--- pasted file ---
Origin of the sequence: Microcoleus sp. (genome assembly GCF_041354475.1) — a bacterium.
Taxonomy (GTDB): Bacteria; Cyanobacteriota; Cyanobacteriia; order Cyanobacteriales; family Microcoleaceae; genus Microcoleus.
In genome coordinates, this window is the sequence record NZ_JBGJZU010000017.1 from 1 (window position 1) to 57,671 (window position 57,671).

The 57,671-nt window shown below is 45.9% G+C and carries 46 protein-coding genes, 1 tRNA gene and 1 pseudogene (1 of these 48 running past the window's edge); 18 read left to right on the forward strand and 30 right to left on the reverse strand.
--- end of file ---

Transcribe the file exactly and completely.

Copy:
Origin of the sequence: Microcoleus sp. (genome assembly GCF_041354475.1) — a bacterium.
Taxonomy (GTDB): Bacteria; Cyanobacteriota; Cyanobacteriia; order Cyanobacteriales; family Microcoleaceae; genus Microcoleus.
In genome coordinates, this window is the sequence record NZ_JBGJZU010000017.1 from 1 (window position 1) to 57,671 (window position 57,671).

The 57,671-nt window shown below is 45.9% G+C and carries 46 protein-coding genes, 1 tRNA gene and 1 pseudogene (1 of these 48 running past the window's edge); 18 read left to right on the forward strand and 30 right to left on the reverse strand.